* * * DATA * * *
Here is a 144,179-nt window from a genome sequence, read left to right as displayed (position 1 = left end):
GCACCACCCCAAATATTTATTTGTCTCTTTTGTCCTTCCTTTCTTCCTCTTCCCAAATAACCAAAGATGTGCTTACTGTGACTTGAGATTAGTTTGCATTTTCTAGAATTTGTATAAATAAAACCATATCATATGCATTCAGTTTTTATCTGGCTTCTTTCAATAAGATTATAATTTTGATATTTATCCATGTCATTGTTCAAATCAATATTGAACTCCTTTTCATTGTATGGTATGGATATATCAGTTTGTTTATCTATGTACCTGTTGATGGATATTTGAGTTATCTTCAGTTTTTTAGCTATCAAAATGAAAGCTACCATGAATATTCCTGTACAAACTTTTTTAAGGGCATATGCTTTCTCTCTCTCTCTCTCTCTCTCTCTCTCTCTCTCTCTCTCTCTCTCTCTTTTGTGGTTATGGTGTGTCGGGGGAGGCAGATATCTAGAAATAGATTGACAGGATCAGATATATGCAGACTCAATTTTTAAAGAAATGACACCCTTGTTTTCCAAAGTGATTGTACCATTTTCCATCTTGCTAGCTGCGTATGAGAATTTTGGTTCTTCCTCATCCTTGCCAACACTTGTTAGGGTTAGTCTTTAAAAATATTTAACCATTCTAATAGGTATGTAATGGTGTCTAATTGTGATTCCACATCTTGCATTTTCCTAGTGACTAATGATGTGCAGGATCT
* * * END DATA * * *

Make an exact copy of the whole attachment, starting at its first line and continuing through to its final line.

Here is a 144,179-nt window from a genome sequence, read left to right as displayed (position 1 = left end):
GCACCACCCCAAATATTTATTTGTCTCTTTTGTCCTTCCTTTCTTCCTCTTCCCAAATAACCAAAGATGTGCTTACTGTGACTTGAGATTAGTTTGCATTTTCTAGAATTTGTATAAATAAAACCATATCATATGCATTCAGTTTTTATCTGGCTTCTTTCAATAAGATTATAATTTTGATATTTATCCATGTCATTGTTCAAATCAATATTGAACTCCTTTTCATTGTATGGTATGGATATATCAGTTTGTTTATCTATGTACCTGTTGATGGATATTTGAGTTATCTTCAGTTTTTTAGCTATCAAAATGAAAGCTACCATGAATATTCCTGTACAAACTTTTTTAAGGGCATATGCTTTCTCTCTCTCTCTCTCTCTCTCTCTCTCTCTCTCTCTCTCTCTCTCTCTTTTGTGGTTATGGTGTGTCGGGGGAGGCAGATATCTAGAAATAGATTGACAGGATCAGATATATGCAGACTCAATTTTTAAAGAAATGACACCCTTGTTTTCCAAAGTGATTGTACCATTTTCCATCTTGCTAGCTGCGTATGAGAATTTTGGTTCTTCCTCATCCTTGCCAACACTTGTTAGGGTTAGTCTTTAAAAATATTTAACCATTCTAATAGGTATGTAATGGTGTCTAATTGTGATTCCACATCTTGCATTTTCCTAGTGACTAATGATGTGCAGGATCT